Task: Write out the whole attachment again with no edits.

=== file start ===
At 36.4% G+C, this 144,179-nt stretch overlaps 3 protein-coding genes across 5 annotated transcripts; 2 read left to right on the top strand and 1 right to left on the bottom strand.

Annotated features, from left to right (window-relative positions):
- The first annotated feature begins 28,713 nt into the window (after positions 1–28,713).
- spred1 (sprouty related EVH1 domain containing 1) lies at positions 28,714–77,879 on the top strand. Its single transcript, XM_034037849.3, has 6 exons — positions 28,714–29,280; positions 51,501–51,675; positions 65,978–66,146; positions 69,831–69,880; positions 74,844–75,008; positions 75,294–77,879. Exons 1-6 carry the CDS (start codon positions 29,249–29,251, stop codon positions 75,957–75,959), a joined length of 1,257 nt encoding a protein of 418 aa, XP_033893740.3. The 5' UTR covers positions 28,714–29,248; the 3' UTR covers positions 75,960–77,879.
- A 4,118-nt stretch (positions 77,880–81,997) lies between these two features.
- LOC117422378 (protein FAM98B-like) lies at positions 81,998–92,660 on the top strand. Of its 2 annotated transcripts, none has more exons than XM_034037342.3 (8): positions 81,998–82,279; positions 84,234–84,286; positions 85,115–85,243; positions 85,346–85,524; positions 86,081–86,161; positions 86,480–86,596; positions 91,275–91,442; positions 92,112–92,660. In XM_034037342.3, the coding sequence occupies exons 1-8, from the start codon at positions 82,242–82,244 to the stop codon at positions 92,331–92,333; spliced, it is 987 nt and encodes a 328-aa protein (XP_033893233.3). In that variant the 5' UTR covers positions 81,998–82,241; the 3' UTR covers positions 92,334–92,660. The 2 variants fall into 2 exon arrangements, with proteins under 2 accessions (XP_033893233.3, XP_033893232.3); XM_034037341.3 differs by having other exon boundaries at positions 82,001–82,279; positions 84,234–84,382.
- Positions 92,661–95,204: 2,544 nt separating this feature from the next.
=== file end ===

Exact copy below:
At 36.4% G+C, this 144,179-nt stretch overlaps 3 protein-coding genes across 5 annotated transcripts; 2 read left to right on the top strand and 1 right to left on the bottom strand.

Annotated features, from left to right (window-relative positions):
- The first annotated feature begins 28,713 nt into the window (after positions 1–28,713).
- spred1 (sprouty related EVH1 domain containing 1) lies at positions 28,714–77,879 on the top strand. Its single transcript, XM_034037849.3, has 6 exons — positions 28,714–29,280; positions 51,501–51,675; positions 65,978–66,146; positions 69,831–69,880; positions 74,844–75,008; positions 75,294–77,879. Exons 1-6 carry the CDS (start codon positions 29,249–29,251, stop codon positions 75,957–75,959), a joined length of 1,257 nt encoding a protein of 418 aa, XP_033893740.3. The 5' UTR covers positions 28,714–29,248; the 3' UTR covers positions 75,960–77,879.
- A 4,118-nt stretch (positions 77,880–81,997) lies between these two features.
- LOC117422378 (protein FAM98B-like) lies at positions 81,998–92,660 on the top strand. Of its 2 annotated transcripts, none has more exons than XM_034037342.3 (8): positions 81,998–82,279; positions 84,234–84,286; positions 85,115–85,243; positions 85,346–85,524; positions 86,081–86,161; positions 86,480–86,596; positions 91,275–91,442; positions 92,112–92,660. In XM_034037342.3, the coding sequence occupies exons 1-8, from the start codon at positions 82,242–82,244 to the stop codon at positions 92,331–92,333; spliced, it is 987 nt and encodes a 328-aa protein (XP_033893233.3). In that variant the 5' UTR covers positions 81,998–82,241; the 3' UTR covers positions 92,334–92,660. The 2 variants fall into 2 exon arrangements, with proteins under 2 accessions (XP_033893233.3, XP_033893232.3); XM_034037341.3 differs by having other exon boundaries at positions 82,001–82,279; positions 84,234–84,382.
- Positions 92,661–95,204: 2,544 nt separating this feature from the next.